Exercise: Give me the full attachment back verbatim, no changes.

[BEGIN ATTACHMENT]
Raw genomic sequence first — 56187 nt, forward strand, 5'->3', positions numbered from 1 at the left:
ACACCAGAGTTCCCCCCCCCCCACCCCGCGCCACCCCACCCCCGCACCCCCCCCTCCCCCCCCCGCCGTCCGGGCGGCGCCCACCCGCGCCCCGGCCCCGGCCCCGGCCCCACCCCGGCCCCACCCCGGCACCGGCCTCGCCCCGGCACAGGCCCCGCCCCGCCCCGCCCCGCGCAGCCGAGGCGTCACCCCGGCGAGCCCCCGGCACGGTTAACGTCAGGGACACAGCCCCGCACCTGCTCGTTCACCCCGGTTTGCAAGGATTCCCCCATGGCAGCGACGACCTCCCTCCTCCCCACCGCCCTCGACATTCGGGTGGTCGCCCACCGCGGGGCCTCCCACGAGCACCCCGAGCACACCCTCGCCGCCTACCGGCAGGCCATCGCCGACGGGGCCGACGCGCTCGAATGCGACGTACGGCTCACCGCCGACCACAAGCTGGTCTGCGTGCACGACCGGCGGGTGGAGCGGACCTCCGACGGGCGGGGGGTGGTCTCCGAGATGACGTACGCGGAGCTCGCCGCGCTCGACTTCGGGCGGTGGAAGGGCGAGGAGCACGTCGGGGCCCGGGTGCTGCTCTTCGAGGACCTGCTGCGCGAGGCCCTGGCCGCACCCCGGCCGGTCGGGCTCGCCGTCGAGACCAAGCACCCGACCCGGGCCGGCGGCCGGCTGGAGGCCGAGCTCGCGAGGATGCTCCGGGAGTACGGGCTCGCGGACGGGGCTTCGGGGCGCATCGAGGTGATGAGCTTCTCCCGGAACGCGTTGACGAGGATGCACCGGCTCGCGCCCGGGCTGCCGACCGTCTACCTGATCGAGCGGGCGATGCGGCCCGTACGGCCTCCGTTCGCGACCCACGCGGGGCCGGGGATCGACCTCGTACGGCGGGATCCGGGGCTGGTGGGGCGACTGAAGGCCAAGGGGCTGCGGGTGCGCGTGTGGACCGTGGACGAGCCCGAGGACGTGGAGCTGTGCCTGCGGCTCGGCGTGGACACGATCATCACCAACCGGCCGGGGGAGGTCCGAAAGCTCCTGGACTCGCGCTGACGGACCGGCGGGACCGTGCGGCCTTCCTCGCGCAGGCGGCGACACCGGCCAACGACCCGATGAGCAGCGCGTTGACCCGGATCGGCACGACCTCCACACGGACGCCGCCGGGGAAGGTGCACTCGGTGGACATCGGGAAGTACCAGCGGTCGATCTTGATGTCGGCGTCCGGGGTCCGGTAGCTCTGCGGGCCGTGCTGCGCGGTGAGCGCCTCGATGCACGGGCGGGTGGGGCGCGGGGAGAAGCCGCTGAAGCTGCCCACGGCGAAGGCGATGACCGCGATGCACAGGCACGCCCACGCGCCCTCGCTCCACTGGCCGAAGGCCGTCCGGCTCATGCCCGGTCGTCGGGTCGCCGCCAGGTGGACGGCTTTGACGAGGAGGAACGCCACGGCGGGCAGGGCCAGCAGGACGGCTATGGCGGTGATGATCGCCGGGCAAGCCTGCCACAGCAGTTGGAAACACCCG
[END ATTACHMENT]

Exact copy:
Raw genomic sequence first — 56187 nt, forward strand, 5'->3', positions numbered from 1 at the left:
ACACCAGAGTTCCCCCCCCCCCACCCCGCGCCACCCCACCCCCGCACCCCCCCCTCCCCCCCCCGCCGTCCGGGCGGCGCCCACCCGCGCCCCGGCCCCGGCCCCGGCCCCACCCCGGCCCCACCCCGGCACCGGCCTCGCCCCGGCACAGGCCCCGCCCCGCCCCGCCCCGCGCAGCCGAGGCGTCACCCCGGCGAGCCCCCGGCACGGTTAACGTCAGGGACACAGCCCCGCACCTGCTCGTTCACCCCGGTTTGCAAGGATTCCCCCATGGCAGCGACGACCTCCCTCCTCCCCACCGCCCTCGACATTCGGGTGGTCGCCCACCGCGGGGCCTCCCACGAGCACCCCGAGCACACCCTCGCCGCCTACCGGCAGGCCATCGCCGACGGGGCCGACGCGCTCGAATGCGACGTACGGCTCACCGCCGACCACAAGCTGGTCTGCGTGCACGACCGGCGGGTGGAGCGGACCTCCGACGGGCGGGGGGTGGTCTCCGAGATGACGTACGCGGAGCTCGCCGCGCTCGACTTCGGGCGGTGGAAGGGCGAGGAGCACGTCGGGGCCCGGGTGCTGCTCTTCGAGGACCTGCTGCGCGAGGCCCTGGCCGCACCCCGGCCGGTCGGGCTCGCCGTCGAGACCAAGCACCCGACCCGGGCCGGCGGCCGGCTGGAGGCCGAGCTCGCGAGGATGCTCCGGGAGTACGGGCTCGCGGACGGGGCTTCGGGGCGCATCGAGGTGATGAGCTTCTCCCGGAACGCGTTGACGAGGATGCACCGGCTCGCGCCCGGGCTGCCGACCGTCTACCTGATCGAGCGGGCGATGCGGCCCGTACGGCCTCCGTTCGCGACCCACGCGGGGCCGGGGATCGACCTCGTACGGCGGGATCCGGGGCTGGTGGGGCGACTGAAGGCCAAGGGGCTGCGGGTGCGCGTGTGGACCGTGGACGAGCCCGAGGACGTGGAGCTGTGCCTGCGGCTCGGCGTGGACACGATCATCACCAACCGGCCGGGGGAGGTCCGAAAGCTCCTGGACTCGCGCTGACGGACCGGCGGGACCGTGCGGCCTTCCTCGCGCAGGCGGCGACACCGGCCAACGACCCGATGAGCAGCGCGTTGACCCGGATCGGCACGACCTCCACACGGACGCCGCCGGGGAAGGTGCACTCGGTGGACATCGGGAAGTACCAGCGGTCGATCTTGATGTCGGCGTCCGGGGTCCGGTAGCTCTGCGGGCCGTGCTGCGCGGTGAGCGCCTCGATGCACGGGCGGGTGGGGCGCGGGGAGAAGCCGCTGAAGCTGCCCACGGCGAAGGCGATGACCGCGATGCACAGGCACGCCCACGCGCCCTCGCTCCACTGGCCGAAGGCCGTCCGGCTCATGCCCGGTCGTCGGGTCGCCGCCAGGTGGACGGCTTTGACGAGGAGGAACGCCACGGCGGGCAGGGCCAGCAGGACGGCTATGGCGGTGATGATCGCCGGGCAAGCCTGCCACAGCAGTTGGAAACACCCG